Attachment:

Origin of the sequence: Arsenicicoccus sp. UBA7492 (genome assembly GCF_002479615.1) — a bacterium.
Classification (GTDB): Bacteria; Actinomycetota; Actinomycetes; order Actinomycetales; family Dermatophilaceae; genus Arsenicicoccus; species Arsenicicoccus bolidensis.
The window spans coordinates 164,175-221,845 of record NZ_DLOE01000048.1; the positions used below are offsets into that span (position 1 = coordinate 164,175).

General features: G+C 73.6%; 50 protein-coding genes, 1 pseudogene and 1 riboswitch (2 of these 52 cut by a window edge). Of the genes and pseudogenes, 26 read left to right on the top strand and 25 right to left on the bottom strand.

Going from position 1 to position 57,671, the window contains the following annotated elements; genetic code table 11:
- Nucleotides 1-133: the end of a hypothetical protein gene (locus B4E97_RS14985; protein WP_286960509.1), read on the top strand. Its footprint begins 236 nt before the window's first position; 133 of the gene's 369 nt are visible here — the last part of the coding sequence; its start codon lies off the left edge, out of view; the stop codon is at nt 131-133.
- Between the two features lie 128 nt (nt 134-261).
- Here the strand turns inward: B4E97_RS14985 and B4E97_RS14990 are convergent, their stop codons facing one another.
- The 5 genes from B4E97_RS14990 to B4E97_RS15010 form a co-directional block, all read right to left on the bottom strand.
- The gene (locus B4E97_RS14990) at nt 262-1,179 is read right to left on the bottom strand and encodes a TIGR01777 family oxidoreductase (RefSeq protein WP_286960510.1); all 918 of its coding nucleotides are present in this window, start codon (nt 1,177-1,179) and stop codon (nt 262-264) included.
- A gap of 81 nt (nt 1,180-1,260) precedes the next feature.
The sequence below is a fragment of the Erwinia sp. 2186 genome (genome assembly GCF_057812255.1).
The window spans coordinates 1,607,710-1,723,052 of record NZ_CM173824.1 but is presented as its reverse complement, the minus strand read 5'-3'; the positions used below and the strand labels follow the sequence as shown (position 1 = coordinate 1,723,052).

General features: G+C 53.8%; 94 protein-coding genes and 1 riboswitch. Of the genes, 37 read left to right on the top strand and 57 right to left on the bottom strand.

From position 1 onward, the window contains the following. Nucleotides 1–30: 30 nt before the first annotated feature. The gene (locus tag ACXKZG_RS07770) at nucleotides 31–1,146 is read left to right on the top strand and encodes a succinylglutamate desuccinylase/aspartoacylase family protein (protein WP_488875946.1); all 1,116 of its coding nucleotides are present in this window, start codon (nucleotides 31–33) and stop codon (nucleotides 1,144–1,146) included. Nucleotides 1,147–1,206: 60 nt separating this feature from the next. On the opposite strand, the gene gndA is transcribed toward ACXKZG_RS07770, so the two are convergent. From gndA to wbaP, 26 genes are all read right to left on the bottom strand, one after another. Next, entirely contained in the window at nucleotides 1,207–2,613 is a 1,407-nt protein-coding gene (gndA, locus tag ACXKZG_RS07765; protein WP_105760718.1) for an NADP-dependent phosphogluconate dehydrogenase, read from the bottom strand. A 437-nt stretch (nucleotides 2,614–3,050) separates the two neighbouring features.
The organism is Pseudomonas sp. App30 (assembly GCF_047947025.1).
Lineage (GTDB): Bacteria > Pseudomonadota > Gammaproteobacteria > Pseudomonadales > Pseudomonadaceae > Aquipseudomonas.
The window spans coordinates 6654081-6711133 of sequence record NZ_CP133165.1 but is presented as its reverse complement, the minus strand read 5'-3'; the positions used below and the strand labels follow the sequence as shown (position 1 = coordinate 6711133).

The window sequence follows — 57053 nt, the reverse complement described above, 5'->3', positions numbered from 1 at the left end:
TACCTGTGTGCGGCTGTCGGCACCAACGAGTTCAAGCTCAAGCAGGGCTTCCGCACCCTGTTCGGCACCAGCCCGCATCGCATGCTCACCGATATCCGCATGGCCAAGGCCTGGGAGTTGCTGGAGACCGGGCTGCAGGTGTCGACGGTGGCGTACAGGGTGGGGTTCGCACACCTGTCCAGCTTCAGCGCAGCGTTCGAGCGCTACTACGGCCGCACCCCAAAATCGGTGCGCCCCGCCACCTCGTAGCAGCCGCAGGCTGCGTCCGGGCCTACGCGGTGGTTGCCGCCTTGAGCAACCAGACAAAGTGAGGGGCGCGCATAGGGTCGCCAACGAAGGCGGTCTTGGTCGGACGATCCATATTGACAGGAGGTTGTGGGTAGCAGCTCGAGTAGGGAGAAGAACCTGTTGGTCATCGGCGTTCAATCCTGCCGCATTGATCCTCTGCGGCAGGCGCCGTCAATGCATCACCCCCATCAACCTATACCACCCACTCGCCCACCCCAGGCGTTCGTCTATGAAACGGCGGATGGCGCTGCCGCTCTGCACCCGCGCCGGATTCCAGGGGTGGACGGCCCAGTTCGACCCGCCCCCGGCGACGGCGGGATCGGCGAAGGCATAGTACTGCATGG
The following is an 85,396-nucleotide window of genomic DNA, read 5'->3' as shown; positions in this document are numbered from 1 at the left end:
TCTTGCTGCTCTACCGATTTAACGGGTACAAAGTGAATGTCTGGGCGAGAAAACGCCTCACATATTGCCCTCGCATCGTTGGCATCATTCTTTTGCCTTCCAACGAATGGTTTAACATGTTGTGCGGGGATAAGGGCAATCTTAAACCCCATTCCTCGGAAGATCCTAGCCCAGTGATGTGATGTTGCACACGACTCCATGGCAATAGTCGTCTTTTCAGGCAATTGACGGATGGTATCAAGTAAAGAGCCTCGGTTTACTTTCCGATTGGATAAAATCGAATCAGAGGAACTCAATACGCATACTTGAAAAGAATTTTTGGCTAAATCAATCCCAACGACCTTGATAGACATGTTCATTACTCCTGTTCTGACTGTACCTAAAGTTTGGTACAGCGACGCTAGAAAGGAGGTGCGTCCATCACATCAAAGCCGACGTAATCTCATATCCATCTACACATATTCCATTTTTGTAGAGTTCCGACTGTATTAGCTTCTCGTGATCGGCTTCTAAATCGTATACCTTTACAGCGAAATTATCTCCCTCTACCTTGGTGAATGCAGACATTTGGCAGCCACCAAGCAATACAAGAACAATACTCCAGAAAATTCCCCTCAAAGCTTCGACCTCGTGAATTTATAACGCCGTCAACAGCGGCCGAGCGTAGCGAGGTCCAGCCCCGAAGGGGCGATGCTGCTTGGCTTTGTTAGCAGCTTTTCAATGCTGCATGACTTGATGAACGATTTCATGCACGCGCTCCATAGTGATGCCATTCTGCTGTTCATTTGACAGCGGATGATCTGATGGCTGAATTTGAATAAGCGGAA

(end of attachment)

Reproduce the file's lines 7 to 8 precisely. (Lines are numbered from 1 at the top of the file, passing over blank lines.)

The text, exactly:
- Between the two features lie 128 nt (nt 134-261).
- Here the strand turns inward: B4E97_RS14985 and B4E97_RS14990 are convergent, their stop codons facing one another.